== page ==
AAU Basketball: A Primer (Part 3): Sympathy for the Devil, and Finding Some Answers
by Hoop Alliance, special to TechSideline.com, 7/29/04

“Please allow me to introduce myself, I’m a man of wealth and taste. I’ve been around for a lot of years, stole many a man’s soul and grace. Pleased to meet you, hope you guess my name. But, what’s puzzling you is just the nature of my game.

“Just call me Lucifer, ‘cause I’m in need of some restraint. So if you meet me have some courtesy, have some sympathy and some taste, or I‘ll lay your soul to waste.”

For the astute observers, you might recognize those words sung by Mick Jagger in “Sympathy For The Devil”, but they also might be appropriate for the current climate where summer grassroots basketball is concerned. At least as far as some college coaches and college programs are concerned.

The nature of the game is puzzling to coaches these days, and there are souls that are being compromised in summer basketball, where AAU coaches and shoe companies are the brokers of power and in some cases, brokers of the very kids that are under their influence.

Bowing at the altar of shoe companies and AAU programs and coaches. Is that really what we want to see college coaches subjected to? While watching these same people extract, and now sometimes even extort, money from the same college athletic funds that taxpayer dollars go to?

With AAU and shoe companies finding the methods to place themselves front and center during the spring and summer with high school -- and younger -- prospects, the NCAA is finally coming to grips with the landscape that is now spring and summer recruiting, and how much of that control has been inadvertently handed over to AAU coaches and programs, along with the shoe companies who regularly fund the larger and more prestigious AAU traveling teams.

When the NCAA stepped in a number of years back and made some drastic changes to recruiting, which included limiting the amount of contact that colleges could have with prospective college recruits and their parents, they probably could not have forecast the Pandora’s box that they were opening for shoe companies and AAU programs to step in and fill the vacuum that was left with the limitations that were placed upon schools. Those limitations for coaches are the restrictions placed upon them by NCAA regulations, which severely limit the amount of contact with parents and potential prospects. So, the colleges are left with the AAU programs and their coaches to solicit information on the prospects. This also puts these AAU programs and coaches in a position where they become the conduit of information, controlling the flow of information.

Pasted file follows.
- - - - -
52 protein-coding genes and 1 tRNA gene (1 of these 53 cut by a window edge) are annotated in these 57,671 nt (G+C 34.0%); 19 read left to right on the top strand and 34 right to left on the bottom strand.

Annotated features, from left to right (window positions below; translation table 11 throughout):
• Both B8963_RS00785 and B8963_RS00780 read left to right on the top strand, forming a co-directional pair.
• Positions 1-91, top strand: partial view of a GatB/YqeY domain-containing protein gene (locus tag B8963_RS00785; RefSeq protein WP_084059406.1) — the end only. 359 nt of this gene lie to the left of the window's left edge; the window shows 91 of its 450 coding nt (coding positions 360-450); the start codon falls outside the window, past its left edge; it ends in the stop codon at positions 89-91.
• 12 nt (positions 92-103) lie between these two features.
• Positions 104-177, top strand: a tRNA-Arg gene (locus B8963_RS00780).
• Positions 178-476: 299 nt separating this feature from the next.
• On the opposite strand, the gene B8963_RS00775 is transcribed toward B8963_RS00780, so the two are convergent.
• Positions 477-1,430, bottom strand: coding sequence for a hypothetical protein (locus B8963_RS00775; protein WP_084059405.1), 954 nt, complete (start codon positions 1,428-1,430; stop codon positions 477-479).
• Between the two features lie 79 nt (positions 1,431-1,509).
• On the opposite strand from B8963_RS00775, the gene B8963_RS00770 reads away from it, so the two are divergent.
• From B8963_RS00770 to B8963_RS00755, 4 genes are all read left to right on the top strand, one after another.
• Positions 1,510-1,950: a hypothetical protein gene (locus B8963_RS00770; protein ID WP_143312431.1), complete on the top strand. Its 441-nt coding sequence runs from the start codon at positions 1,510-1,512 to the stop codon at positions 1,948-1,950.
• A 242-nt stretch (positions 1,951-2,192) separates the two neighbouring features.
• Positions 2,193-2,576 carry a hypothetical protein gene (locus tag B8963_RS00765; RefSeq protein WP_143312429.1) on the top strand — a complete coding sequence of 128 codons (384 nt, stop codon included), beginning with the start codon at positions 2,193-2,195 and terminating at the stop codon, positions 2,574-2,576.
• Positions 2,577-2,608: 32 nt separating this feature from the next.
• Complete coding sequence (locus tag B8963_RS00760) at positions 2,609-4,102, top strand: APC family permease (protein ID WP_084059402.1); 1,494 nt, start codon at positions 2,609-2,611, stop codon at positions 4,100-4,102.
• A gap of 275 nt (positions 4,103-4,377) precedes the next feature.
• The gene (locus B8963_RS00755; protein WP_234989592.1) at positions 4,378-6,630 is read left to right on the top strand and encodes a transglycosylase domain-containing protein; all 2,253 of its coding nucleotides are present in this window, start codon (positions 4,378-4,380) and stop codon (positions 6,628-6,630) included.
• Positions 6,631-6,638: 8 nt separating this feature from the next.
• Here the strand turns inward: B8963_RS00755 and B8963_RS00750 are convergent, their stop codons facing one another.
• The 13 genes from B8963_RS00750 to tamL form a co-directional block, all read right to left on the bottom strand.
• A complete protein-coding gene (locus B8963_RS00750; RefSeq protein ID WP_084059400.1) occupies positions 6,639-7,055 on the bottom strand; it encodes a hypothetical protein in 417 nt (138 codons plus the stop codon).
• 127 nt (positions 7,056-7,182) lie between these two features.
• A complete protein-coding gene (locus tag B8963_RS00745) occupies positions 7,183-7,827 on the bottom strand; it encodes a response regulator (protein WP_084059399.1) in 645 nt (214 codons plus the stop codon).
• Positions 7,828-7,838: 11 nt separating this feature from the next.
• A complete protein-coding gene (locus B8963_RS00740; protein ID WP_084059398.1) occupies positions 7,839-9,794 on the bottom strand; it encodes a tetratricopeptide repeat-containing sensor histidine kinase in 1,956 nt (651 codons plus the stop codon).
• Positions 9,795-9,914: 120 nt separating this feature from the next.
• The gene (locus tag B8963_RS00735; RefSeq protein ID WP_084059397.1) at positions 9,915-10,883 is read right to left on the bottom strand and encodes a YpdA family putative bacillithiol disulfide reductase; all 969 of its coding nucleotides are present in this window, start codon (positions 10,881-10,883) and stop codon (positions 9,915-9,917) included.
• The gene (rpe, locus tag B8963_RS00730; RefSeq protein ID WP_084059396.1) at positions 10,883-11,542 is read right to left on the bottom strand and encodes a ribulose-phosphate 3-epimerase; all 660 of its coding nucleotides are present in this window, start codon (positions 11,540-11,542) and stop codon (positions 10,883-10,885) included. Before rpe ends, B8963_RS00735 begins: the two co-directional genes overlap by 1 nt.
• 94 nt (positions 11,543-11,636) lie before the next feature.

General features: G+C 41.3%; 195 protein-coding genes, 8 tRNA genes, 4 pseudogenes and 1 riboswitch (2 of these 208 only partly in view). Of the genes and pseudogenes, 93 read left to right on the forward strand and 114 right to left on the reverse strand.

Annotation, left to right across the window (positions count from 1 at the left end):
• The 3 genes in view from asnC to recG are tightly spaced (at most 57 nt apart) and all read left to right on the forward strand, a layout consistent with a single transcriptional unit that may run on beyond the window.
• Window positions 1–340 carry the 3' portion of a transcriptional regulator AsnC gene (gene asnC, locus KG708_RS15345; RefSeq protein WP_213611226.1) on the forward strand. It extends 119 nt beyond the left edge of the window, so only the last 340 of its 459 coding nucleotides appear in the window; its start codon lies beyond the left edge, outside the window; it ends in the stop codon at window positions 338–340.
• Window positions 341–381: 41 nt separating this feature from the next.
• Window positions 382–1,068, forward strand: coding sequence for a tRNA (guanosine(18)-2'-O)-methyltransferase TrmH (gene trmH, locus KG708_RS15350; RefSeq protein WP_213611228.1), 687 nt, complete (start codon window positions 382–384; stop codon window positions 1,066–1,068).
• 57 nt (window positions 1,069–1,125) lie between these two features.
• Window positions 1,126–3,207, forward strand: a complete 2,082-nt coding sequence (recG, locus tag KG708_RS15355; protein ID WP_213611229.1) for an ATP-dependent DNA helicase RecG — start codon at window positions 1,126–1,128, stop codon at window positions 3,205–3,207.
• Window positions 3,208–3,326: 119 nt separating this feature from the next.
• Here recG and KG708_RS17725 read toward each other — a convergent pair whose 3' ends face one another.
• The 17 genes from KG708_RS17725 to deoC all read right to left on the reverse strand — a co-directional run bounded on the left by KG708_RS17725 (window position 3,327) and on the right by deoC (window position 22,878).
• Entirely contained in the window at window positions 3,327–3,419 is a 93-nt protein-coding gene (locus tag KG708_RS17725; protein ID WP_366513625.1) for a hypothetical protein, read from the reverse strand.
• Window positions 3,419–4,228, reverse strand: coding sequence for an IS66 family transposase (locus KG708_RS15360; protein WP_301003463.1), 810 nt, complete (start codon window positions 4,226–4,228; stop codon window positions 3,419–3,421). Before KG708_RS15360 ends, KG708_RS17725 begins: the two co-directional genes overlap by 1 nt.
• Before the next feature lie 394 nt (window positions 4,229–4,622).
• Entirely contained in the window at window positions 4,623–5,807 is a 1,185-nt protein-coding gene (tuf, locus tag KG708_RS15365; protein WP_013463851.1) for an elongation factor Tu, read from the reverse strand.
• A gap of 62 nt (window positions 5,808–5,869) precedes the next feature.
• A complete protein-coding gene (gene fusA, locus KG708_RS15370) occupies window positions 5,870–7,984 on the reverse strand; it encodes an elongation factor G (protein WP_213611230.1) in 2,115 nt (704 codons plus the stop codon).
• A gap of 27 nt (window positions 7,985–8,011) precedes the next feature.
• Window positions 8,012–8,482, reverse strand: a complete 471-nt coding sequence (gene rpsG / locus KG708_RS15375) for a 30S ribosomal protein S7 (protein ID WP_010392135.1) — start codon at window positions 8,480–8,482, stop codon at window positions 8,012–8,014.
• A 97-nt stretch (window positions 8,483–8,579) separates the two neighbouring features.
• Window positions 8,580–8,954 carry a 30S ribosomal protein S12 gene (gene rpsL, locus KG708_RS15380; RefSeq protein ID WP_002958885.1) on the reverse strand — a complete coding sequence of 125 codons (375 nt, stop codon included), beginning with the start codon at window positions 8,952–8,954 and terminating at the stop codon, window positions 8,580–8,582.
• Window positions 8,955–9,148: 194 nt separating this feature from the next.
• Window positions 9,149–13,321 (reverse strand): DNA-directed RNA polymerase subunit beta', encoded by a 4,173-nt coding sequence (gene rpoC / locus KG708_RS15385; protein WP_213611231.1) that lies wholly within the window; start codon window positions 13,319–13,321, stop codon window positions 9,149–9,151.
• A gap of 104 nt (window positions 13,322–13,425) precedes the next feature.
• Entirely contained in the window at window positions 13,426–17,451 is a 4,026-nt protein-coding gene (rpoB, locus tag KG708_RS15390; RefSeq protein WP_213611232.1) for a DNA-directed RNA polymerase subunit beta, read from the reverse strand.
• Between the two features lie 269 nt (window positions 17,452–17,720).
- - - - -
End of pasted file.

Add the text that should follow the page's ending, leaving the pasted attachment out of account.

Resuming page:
It doesn’t take a genius to see that when you greatly control information, you also can influence decisions. By placing recruiting restrictions and contact restrictions on schools and prospects, the NCAA has allowed the AAU programs to step front and center to control many of the aspects of recruitment, for six months of the year at least. College coaches must contact and go through AAU coaches for information about each prospect’s tastes, academics, background information and recruitment. The parents and prospect must be informed by the AAU coach concerning those colleges that have indicated interest in the prospect, while passing that information along. And in a climate where many AAU programs are closely tied in with individual shoe companies, this means in many cases adjusting the flow of information to include those colleges that are part of the same apparel company family, while in other instances, conveniently omitting information that is relevant to the families, or failing to pass along information from certain schools that have indicated interest in the prospect and wish for the AAU to convey those sentiments to the prospect and his family.